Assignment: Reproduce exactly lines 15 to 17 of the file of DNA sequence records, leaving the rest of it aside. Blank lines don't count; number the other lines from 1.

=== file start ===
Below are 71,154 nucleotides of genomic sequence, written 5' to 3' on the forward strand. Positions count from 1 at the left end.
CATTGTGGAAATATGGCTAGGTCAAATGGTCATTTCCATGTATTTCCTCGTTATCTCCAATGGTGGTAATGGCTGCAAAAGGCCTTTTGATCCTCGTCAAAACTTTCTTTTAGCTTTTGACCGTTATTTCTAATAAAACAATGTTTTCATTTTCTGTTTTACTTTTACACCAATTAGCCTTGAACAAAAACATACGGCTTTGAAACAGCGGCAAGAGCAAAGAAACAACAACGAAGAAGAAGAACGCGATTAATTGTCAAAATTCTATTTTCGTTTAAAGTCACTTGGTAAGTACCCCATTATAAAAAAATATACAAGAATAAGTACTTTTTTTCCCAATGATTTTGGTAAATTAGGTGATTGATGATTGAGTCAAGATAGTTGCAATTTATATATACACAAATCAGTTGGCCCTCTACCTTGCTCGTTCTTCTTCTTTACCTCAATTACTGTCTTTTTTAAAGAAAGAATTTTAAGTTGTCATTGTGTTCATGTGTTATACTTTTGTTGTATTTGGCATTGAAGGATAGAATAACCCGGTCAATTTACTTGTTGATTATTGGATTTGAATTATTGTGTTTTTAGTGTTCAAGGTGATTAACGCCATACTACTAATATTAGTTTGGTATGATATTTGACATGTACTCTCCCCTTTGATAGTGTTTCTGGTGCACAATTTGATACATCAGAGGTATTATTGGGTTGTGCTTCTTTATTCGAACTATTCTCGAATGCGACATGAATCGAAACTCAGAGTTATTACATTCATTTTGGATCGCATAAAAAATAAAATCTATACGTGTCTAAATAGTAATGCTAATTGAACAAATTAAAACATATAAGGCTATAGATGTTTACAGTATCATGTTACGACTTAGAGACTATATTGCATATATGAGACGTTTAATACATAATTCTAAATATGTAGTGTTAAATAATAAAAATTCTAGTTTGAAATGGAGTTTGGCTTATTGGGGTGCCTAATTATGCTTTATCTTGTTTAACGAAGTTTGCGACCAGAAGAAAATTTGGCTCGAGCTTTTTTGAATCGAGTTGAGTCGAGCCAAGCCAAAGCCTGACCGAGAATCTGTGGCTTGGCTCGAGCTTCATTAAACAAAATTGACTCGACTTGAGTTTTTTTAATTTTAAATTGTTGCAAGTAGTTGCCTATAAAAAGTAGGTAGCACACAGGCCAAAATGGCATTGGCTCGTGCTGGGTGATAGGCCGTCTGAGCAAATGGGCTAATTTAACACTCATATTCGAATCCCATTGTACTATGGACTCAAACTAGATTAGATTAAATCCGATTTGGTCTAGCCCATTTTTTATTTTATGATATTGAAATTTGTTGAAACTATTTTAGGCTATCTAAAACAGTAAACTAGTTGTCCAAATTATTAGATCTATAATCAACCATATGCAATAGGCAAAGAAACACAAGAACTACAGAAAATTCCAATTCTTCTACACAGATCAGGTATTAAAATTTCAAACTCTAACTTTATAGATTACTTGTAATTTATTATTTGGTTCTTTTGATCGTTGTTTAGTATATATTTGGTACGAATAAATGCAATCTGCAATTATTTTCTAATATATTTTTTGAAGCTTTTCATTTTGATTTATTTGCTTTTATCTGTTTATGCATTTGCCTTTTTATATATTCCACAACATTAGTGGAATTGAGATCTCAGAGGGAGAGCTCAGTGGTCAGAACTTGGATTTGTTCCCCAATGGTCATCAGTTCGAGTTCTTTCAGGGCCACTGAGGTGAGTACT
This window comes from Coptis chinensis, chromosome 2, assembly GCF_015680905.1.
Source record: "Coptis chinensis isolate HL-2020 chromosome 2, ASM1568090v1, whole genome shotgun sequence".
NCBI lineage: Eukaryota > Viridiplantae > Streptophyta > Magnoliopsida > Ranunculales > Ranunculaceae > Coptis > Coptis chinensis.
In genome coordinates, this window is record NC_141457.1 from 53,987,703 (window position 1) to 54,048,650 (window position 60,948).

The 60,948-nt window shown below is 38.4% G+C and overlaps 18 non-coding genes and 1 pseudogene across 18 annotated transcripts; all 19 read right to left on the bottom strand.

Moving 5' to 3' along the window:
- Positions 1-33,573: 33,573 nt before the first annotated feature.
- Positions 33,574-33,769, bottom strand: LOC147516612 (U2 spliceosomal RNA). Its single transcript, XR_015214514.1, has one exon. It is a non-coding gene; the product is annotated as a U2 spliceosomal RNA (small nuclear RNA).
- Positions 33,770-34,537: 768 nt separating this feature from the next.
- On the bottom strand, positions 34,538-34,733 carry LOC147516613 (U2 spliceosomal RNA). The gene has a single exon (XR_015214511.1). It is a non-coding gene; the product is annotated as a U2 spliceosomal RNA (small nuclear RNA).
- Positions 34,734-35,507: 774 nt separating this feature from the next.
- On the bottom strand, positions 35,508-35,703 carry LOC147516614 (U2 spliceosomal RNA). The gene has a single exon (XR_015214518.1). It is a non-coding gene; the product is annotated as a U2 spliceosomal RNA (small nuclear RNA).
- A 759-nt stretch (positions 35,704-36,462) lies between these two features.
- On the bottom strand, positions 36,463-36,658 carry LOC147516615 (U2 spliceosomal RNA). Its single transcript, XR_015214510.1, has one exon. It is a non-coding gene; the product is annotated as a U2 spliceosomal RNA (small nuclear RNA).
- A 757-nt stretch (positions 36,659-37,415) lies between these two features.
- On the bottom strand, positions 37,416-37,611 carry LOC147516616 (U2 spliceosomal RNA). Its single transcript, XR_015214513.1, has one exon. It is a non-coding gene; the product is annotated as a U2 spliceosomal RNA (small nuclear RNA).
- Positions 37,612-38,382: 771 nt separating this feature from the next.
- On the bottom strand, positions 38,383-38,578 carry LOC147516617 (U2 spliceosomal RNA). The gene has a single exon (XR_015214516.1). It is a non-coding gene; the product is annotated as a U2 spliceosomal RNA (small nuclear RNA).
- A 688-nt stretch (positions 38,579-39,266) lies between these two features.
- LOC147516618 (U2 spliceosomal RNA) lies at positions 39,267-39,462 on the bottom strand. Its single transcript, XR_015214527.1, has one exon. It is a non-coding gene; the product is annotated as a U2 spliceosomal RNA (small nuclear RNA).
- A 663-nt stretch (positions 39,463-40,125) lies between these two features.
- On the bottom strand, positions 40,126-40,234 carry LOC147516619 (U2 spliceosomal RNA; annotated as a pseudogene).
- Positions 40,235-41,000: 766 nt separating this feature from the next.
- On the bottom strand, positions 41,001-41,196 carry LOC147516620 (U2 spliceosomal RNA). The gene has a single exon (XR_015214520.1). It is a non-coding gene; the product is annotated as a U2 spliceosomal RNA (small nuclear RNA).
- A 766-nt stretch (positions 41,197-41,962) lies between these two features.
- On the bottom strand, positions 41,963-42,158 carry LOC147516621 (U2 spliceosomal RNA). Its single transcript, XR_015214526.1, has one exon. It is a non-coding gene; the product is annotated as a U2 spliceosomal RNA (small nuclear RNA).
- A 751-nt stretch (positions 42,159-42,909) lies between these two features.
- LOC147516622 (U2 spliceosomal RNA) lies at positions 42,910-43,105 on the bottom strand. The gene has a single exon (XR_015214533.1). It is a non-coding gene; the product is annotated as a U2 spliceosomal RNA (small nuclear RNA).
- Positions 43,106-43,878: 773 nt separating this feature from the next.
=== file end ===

- A 759-nt stretch (positions 35,704-36,462) lies between these two features.
- On the bottom strand, positions 36,463-36,658 carry LOC147516615 (U2 spliceosomal RNA). Its single transcript, XR_015214510.1, has one exon. It is a non-coding gene; the product is annotated as a U2 spliceosomal RNA (small nuclear RNA).
- A 757-nt stretch (positions 36,659-37,415) lies between these two features.